Kavanaugh Once Wrote in Favor of Polygraphs. Now He Says They're Unreliable

By Crespo, Andrew Manuel | St Louis Post-Dispatch (MO), October 3, 2018 | Go to article overview

Kavanaugh Once Wrote in Favor of Polygraphs. Now He Says They're Unreliable


Crespo, Andrew Manuel, St Louis Post-Dispatch (MO)


Two years ago, a federal court of appeals held that polygraph tests are "an important law enforcement tool" that can help investigators "test the credibility of witnesses" and "screen applicants" for "critical" government positions. The judge who wrote that opinion: Brett Kavanaugh.

Last week, the Senate Judiciary Committee asked Kavanaugh whether he would be willing to take a polygraph test regarding the multiple sexual assault allegations he faces as he seeks a seat on the Supreme Court. Considering such a request himself, Kavanaugh departed from his prior judicial opinion and told the Senate that polygraphs are "not reliable." But still, when pressed by Sen. Kamala D. Harris, D-Calif., about taking one, Kavanaugh ultimately said, "I'll do whatever the committee wants."

The committee has now asked the FBI to investigate the allegations. As part of that investigation, Kavanaugh should heed his own words and agree to undergo a polygraph test administered by the FBI, which could shed substantial light on the accusations he faces.

As President Donald Trump has acknowledged, those allegations are supported by "credible" and "compelling" evidence, presented to the Senate last week by Christine Blasey Ford. The president is right about Ford's testimony. I have represented multiple people accused of sexual assault. Some of them, I believe, were falsely accused. Others, I believe, were guilty. But Ford was as credible and compelling a witness as I have seen.

In a criminal trial, a jury could lawfully return a guilty verdict based on testimony such as hers, even without further corroboration. Indeed, many people are in prison today based solely on the credible and compelling testimony of sexual assault survivors.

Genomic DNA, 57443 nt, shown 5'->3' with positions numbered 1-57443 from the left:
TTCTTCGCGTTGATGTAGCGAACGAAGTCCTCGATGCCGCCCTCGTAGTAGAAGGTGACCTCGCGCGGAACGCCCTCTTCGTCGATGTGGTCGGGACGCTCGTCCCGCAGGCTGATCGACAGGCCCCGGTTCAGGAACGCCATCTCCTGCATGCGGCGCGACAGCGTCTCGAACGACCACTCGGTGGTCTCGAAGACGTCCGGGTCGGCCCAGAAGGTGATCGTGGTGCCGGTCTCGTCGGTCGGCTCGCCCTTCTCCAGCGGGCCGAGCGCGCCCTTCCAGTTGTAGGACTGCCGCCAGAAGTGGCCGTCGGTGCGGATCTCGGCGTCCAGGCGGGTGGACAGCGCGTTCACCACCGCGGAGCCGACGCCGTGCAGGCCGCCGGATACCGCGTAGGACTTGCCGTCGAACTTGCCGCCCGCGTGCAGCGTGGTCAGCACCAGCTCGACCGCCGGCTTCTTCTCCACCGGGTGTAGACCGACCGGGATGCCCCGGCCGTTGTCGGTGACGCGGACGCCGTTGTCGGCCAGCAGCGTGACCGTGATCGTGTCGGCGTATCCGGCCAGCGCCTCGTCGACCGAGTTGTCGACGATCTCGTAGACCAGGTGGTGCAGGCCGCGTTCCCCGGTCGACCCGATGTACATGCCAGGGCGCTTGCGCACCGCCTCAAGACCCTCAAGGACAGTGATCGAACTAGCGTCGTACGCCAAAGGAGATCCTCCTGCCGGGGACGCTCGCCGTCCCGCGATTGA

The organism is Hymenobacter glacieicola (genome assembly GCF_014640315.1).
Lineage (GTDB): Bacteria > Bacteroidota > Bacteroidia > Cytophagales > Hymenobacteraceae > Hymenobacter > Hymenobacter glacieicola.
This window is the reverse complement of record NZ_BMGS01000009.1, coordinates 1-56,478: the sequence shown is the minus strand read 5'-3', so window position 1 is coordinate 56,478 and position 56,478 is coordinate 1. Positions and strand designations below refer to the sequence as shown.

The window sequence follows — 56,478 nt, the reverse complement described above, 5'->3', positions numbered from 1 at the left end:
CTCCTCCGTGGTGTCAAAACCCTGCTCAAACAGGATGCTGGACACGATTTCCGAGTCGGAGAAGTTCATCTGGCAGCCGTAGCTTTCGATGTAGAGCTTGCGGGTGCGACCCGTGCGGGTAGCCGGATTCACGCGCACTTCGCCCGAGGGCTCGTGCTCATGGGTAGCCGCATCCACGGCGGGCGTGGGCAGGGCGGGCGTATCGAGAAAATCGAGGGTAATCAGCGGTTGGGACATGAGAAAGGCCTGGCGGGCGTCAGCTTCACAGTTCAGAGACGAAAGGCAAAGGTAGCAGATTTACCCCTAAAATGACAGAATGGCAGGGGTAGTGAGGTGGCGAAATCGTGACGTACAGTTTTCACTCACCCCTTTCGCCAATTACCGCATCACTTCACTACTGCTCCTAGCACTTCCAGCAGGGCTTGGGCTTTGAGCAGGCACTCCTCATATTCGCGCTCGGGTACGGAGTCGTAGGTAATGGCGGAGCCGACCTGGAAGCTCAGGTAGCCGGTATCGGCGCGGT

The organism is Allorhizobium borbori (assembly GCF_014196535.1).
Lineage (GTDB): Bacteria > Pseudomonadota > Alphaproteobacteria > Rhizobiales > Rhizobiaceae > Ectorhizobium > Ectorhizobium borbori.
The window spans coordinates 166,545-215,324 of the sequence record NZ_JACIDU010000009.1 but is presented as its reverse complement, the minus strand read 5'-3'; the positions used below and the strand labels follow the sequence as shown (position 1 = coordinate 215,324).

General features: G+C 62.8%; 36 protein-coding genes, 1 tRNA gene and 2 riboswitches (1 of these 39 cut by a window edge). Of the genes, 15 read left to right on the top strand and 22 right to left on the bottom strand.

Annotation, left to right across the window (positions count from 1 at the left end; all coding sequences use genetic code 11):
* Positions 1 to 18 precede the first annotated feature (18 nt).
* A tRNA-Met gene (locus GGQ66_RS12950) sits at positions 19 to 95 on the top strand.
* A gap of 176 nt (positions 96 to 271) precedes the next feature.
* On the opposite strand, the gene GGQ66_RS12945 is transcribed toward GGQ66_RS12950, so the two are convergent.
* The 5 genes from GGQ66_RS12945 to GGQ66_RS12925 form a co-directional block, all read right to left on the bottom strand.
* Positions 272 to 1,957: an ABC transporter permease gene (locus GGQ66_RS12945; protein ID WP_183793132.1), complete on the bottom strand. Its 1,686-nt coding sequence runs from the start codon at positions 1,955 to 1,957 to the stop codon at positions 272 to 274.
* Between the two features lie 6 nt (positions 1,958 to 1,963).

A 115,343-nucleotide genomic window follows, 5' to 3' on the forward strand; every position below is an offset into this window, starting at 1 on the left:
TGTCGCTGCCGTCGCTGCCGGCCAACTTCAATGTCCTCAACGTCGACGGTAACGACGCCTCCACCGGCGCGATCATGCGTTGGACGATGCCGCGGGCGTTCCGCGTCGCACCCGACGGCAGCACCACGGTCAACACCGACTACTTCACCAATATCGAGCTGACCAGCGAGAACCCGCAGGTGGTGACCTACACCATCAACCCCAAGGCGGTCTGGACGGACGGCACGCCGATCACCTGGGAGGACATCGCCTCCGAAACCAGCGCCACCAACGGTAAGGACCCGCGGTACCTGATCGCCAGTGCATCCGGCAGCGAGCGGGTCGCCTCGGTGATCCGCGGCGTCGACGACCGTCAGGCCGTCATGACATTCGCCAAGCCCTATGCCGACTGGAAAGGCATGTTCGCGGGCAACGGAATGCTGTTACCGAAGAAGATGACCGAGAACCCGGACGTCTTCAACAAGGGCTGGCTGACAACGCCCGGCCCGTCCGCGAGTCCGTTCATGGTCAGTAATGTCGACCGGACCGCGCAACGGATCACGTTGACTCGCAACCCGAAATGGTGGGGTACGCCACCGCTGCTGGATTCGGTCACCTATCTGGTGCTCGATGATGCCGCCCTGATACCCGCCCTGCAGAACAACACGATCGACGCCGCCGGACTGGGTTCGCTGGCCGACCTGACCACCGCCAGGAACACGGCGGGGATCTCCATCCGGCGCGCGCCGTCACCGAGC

Ford's account, moreover, bears many of the essential hallmarks that prosecutors look for when determining whether to file criminal charges against an alleged assailant. She has vivid, detailed memories of the central event. She also describes inconvenient details that someone fabricating the assault would likely omit -- including her claim that Kavanaugh's close friend Mark Judge is a witness who can confirm or dispute her account. And, importantly, she told multiple people about the assault several years ago, long before Kavanaugh was a Supreme Court nominee.

She also took a polygraph test, administered by a retired FBI agent, which showed no signs of deception in her claim that she was sexually assaulted and that Kavanaugh was the person who attacked her. To be sure, polygraphs, like many investigative tools, are not perfect. They can sometimes produce false results, particularly if the person being tested has been trained to evade them. …

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